Advisors who are simply money managers will, at this point, probably find themselves replaced. According to PriceWaterhouseCoopers’ Global Private Banking/Wealth Management Survey, 2011, more than half (55%) of the survivors will fire their financial advisor following the death of a spouse. A lot of that will be due to the changing level of service that a surviving spouse needs. (For related reading, see: Why Do Widows Leave Their Advisors?)
But there is actually a better answer to the financial confusion that often follows a death. The best time to gather comprehensive information about family finances is when the couple is still alive.

Why a Will Might Not Be Enough

With due respect to the legal profession, will and trust documents are written to specify how assets are to be distributed at death. With few exceptions, they rarely get down to the kind of detail that allows the surviving spouse to take up where the deceased has left off.
What is needed is a specific book of instructions itemizing financial assets, their location and their ownership. Income will be vitally important to the surviving spouse. Realizing that income will change once one’s spouse dies, it’s important to know what the survivor’s income sources will be. Finally, the cost of maintaining the surviving spouse can be determined while both are still alive much more easily than after one has passed away. And since so many transactions now take place via password protected Internet portals, the survivor needs a list of those portals and passwords. (For further reading, see: The Importance of Estate and Contingency Planning.)
When someone dies, the surviving spouse will always have a period of grieving. But if a little though is given to preparing for the inevitable, grief does not have to be accompanied by fear of an unknown financial future.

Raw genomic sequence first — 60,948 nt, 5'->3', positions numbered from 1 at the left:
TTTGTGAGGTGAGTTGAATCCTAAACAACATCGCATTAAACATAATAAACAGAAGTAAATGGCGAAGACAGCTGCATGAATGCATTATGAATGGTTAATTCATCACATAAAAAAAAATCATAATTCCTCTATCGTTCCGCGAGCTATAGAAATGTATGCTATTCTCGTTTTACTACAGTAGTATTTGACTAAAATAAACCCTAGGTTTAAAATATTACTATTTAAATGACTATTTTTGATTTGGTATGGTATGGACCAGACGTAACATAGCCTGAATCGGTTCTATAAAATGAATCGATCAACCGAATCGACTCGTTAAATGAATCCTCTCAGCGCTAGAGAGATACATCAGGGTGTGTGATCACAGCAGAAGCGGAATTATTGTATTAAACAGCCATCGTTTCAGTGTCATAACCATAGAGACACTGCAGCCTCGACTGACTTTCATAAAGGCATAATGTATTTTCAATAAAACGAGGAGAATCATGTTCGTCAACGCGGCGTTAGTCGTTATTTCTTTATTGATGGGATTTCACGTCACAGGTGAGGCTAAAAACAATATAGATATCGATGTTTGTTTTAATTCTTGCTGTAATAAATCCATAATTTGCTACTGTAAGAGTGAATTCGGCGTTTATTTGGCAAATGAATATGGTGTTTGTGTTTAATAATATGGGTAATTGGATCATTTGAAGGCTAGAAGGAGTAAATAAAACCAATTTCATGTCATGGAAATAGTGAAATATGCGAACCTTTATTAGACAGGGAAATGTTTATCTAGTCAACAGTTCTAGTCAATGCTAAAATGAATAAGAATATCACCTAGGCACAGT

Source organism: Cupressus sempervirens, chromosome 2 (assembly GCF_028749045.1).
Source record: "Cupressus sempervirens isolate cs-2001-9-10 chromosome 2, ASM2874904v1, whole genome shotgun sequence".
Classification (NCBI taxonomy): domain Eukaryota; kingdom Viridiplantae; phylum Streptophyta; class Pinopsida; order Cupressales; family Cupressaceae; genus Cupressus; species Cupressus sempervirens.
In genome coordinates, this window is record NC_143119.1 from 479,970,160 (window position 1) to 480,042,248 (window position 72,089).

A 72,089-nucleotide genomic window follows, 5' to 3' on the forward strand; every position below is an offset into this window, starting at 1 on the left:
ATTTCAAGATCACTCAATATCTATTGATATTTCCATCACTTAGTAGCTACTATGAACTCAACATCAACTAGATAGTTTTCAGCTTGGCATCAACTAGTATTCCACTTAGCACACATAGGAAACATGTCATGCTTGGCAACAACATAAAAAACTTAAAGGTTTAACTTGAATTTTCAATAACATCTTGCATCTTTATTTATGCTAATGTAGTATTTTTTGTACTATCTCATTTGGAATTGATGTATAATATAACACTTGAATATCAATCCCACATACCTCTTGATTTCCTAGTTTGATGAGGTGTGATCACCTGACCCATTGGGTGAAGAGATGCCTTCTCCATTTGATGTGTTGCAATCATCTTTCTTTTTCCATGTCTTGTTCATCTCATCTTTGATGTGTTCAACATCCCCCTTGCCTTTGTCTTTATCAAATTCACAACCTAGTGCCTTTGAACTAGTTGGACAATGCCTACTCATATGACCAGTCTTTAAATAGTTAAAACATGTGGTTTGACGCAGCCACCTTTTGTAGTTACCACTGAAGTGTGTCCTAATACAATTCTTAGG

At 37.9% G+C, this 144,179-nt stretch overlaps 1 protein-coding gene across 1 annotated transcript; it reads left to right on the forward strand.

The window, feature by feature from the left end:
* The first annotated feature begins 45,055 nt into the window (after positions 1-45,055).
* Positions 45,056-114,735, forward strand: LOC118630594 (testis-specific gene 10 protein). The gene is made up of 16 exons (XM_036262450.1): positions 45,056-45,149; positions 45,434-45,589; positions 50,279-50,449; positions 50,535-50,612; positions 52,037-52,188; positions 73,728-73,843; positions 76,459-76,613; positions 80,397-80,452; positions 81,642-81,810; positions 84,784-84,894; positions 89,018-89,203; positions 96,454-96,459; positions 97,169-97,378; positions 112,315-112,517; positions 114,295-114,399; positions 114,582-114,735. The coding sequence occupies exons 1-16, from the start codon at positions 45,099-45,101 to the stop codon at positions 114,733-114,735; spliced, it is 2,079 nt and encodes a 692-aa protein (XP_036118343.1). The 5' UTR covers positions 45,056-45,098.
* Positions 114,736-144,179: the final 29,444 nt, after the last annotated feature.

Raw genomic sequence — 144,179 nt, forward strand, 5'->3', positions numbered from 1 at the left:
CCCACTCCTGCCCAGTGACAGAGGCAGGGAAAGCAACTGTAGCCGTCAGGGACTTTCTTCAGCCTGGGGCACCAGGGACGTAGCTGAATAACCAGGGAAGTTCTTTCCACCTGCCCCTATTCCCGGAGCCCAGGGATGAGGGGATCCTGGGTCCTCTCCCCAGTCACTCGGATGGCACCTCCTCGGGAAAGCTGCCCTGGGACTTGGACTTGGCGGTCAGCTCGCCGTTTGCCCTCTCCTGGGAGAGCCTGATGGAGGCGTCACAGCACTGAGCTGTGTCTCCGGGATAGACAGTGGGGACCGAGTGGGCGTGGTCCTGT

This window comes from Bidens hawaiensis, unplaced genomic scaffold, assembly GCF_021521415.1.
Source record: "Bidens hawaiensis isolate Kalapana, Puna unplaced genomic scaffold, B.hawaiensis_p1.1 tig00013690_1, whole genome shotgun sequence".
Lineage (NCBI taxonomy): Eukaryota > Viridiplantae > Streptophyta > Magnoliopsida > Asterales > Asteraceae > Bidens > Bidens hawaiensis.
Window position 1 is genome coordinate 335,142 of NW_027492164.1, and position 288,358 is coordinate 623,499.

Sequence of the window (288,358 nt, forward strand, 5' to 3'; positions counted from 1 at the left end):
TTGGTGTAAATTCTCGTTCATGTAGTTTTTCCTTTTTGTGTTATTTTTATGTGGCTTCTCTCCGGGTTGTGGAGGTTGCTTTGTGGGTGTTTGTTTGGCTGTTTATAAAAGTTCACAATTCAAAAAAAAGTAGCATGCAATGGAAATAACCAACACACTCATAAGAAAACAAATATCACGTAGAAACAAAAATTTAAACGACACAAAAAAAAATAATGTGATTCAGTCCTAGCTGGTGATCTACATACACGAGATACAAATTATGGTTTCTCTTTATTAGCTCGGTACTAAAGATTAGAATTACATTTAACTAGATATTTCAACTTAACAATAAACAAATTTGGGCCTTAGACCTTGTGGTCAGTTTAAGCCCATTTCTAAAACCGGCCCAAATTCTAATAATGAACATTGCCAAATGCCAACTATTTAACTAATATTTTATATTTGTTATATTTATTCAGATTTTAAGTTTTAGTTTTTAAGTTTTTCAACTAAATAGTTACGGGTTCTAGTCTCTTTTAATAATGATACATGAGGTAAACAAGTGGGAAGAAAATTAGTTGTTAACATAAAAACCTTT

To make it easy for couple who want to plan, purchase a copy of our book: BEFORE I GO and the BEFORE I GO WORKBOOK. 

How to connect with your spouse about finances

Too many spouses don’t share enough information about family finances. It’s not unusual for one spouse to take care of investments and pay the bills. The other spouse may not be interested or may be too busy. It’s a fact that not everyone is interested in investing, budgeting or banking.

But this can lead to a bad outcome in case of death, divorce or separation. In fact, money is one of the top 10 reasons for marriage breakdown.

Money or anything related to finances can be a possible cause of disagreement between many people – including couples. Married couples, whether they are happy or not, may have disagreements over little financial issues to much bigger shared financial responsibilities or unequal monetary status. Money may not always be the principal cause but in fact is usually combined with other forms of reasons for divorce. In any case, it is still a significant contributor and should be managed with fairness from both sides, mutual understanding and a tiny dose of compromise.

But even couples that are financially compatible should sit down from time to time to review their financial situation. Our books: BEFORE I GO and BEFORE I GO WORKBOOK were written to help people do this.

If there is a difference in the financial mind-sets of a couple, a financial advisor may be able to act as a facilitator to reconcile the differences.

A financial advisor can educate the couple about investing, budgeting and retirement planning. Regular meetings with a couple’s financial advisor provide them with the opportunity to share critical family financial issues, keep everyone informed and help resolve issues before they lead to conflict.

Having a trusted financial advisor in place, one who is already familiar with a couple’s finances, can also help in case you find yourself “suddenly single.”

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Preparing for the unexpected.

What happens if you have to live on less income because you lost your job or your spouse died? The economy has not been kind to many people and job loss can happen before we’re ready to retire. That’s when a financial advisor can help.

It can be tough to find a good paying job if you’re within a decade of retirement age.  Companies are reluctant to hire you.  You may be wondering what you should do when you realize that the best path is early retirement. Where can you cut back? How should your money be invested for an extra-long retirement? These are all questions that you should not tackle on your own because the wrong decision at this age can haunt you a few years down the road.